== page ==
This past February 5th the New York Times carried a story on the reopening of the Tavern on the Green on the west side of Central Park. The Tavern on the Green, which has lasted almost a century and a half, has seen many transformations. Back in 1871 it began as a sheepfold when Central Park was one great green pasture. Over the years the sheepfold had become a miniature zoo which had come to include camels, bisons, pumas, llamas, and buffalo, besides the sheep. By the 1930s the sheepfold had been transformed into a small restaurant. The wildlife had been auctioned off or moved to Prospect Park in 1934. The caretaker of this menagerie, Frank Hoey, the last shepherd on Manhattan island, was transitioned into caring for the sea lions and bears in the Central Park Zoo. The Tavern of the Green, bereft of its animal life, went through many stages of life growing from a 8,000 square foot sheepfold to a 10,000 square foot restaurant and on to a series of expansions into the late 1970s reaching a 30,000 square foot elegant restaurant and dancing pavilion.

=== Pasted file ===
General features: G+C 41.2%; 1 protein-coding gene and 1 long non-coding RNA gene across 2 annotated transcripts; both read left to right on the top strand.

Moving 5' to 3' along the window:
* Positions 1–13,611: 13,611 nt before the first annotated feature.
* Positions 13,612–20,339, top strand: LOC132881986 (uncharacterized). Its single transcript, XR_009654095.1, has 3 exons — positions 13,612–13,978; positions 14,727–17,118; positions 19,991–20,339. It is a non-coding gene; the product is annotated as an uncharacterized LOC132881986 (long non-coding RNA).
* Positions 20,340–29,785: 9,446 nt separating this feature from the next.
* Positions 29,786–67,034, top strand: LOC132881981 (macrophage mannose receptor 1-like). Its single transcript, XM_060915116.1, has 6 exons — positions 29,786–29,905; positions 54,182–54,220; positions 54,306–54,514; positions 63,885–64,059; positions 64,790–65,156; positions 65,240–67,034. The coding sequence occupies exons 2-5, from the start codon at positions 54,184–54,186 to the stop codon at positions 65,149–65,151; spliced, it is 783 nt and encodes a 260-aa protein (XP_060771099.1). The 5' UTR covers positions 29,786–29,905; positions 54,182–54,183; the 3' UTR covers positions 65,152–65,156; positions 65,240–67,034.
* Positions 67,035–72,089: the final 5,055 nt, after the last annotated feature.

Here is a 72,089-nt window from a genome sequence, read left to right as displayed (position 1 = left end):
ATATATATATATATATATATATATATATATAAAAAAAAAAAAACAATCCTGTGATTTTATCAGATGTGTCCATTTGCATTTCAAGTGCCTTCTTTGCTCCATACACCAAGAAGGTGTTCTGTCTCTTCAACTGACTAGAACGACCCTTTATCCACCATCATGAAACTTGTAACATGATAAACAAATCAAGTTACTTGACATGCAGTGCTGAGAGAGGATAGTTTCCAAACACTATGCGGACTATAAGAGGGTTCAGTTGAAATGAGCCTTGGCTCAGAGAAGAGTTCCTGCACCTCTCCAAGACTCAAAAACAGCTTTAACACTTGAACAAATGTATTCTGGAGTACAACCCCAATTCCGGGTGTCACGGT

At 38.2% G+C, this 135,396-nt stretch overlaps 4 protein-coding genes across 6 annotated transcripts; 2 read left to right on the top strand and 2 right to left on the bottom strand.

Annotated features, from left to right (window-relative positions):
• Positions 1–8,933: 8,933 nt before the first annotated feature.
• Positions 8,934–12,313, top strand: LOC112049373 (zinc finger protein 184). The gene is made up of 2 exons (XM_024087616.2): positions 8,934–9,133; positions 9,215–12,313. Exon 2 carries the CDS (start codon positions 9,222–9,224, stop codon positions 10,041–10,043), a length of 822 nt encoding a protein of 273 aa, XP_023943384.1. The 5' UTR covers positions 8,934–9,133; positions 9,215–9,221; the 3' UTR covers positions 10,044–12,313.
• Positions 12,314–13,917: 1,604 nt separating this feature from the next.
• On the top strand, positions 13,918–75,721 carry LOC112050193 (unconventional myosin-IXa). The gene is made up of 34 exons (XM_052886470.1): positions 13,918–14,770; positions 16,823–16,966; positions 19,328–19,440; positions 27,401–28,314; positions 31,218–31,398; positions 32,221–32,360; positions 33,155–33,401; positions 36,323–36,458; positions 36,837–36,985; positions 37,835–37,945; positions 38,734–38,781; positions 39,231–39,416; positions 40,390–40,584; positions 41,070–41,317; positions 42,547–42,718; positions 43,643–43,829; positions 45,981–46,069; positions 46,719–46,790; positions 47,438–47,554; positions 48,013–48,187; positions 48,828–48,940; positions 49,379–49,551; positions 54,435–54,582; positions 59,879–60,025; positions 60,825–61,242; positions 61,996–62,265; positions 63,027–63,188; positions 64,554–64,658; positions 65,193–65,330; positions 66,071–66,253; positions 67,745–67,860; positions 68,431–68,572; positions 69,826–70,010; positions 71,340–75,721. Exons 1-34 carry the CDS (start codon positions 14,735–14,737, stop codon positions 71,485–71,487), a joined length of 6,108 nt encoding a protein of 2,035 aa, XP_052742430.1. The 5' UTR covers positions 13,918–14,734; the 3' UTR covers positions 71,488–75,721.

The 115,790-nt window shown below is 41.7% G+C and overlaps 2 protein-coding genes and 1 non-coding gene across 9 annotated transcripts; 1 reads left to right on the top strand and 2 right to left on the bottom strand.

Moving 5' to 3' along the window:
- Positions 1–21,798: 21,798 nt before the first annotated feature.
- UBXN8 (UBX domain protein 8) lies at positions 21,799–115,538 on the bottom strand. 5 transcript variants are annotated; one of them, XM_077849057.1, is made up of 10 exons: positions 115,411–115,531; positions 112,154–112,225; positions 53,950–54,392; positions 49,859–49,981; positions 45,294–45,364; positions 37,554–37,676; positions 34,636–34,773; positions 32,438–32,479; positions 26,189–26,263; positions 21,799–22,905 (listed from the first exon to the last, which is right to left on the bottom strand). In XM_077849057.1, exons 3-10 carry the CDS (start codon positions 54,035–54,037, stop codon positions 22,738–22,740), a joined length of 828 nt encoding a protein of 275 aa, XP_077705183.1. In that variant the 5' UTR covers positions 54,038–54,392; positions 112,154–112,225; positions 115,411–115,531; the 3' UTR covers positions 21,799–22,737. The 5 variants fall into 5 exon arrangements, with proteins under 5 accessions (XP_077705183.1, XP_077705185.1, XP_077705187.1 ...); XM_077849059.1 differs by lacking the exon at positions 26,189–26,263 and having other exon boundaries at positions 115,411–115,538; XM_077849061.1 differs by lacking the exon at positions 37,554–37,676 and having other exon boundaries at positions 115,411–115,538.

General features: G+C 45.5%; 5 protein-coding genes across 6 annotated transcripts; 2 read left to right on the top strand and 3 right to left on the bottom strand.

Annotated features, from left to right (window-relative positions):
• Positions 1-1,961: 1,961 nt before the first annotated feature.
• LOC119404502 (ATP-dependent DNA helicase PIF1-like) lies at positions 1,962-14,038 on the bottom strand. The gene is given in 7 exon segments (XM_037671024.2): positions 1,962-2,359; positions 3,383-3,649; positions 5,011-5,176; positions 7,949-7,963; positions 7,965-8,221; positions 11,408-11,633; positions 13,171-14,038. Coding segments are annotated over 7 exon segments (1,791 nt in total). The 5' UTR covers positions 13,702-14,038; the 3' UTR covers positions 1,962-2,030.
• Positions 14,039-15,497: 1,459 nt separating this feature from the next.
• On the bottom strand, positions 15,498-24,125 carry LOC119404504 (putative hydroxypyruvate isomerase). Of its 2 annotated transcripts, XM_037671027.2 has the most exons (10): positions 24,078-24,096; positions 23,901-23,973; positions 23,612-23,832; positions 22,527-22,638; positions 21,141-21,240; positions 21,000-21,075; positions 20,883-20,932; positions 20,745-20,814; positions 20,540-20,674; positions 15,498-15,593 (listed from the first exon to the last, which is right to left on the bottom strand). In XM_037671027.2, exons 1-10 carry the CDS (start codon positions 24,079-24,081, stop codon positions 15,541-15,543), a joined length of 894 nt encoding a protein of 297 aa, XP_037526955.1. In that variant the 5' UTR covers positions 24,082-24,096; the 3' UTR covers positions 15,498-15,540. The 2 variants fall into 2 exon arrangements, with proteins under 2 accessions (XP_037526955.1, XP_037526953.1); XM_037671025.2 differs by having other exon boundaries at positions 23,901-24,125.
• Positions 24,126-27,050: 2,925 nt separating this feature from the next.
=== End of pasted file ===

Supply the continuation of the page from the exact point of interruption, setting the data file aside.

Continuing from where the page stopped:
The story of the rehabilitation of the Tavern on the Green brings back memories of high school days in the late 1930s. After graduation from Junior High School 30 in Yorkville on mid-town East Side, five of us went on to the High School of Commerce on west 66th St. For three years we made the two mile daily trek from Yorkville on the East Side to the High School of Commerce on the West Side. Along the way coming and going we passed the Tavern on the Green in west Central Park. Beginning in the Fall of 1939, Johnny Palazotto, Jack Saitta, Saul Mines, Hank Yost and myself, a miniature League of Nations, began our daily early morning two mile jog from the East Side beginning at 7:10, Johnny Palazotto starting out at 85th and York Avenue, ringing my bell at 7:20 at 82nd and First Avenue, picking Jack Saitta up at 81st St. and First Avenue, and then meeting Saul Mines and Jack Yost at 81st St. and Second Avenue. We headed west for the 79th St. entrance to Central Park, jogging diagonally through the park and aiming for the Tavern on the Green exit on the West Side. When we reached the Tavern on the Green we made our mad dash for 66th Street and Amsterdam Avenue and into Commerce High hoping to beat the 8:00 AM late bell. The journey was repeated in reverse each afternoon. For three years we passed the Tavern on the Green as a major marker on our daily circuit. We regarded the Tavern as a special place. We looked upon it as a symbol of success: frequented only by people of means. On the morning of Monday, December 8th of 1941, in our senior year, we were called to gather in the assembly hall of the High School of Commerce. Over the speakers that morning, in the intense quiet of the hall, the voice of President Franklin Delano Roosevelt broke the silence with the U.S. declaration of war on Japan. In June we graduated into the War. I never heard from my four high school mates again. The Tavern on the Green closed in 2010. The High School of Commerce is gone. As well as Junior High School 30. The 2014 rehabilitation of the Tavern revives the good memories of my high school friends, our jog through Central Park to the Tavern and our race to the High School of Commerce to beat the 8:00 AM bell. Hear the continuing story on: www.onthesidewalksofnewyork.com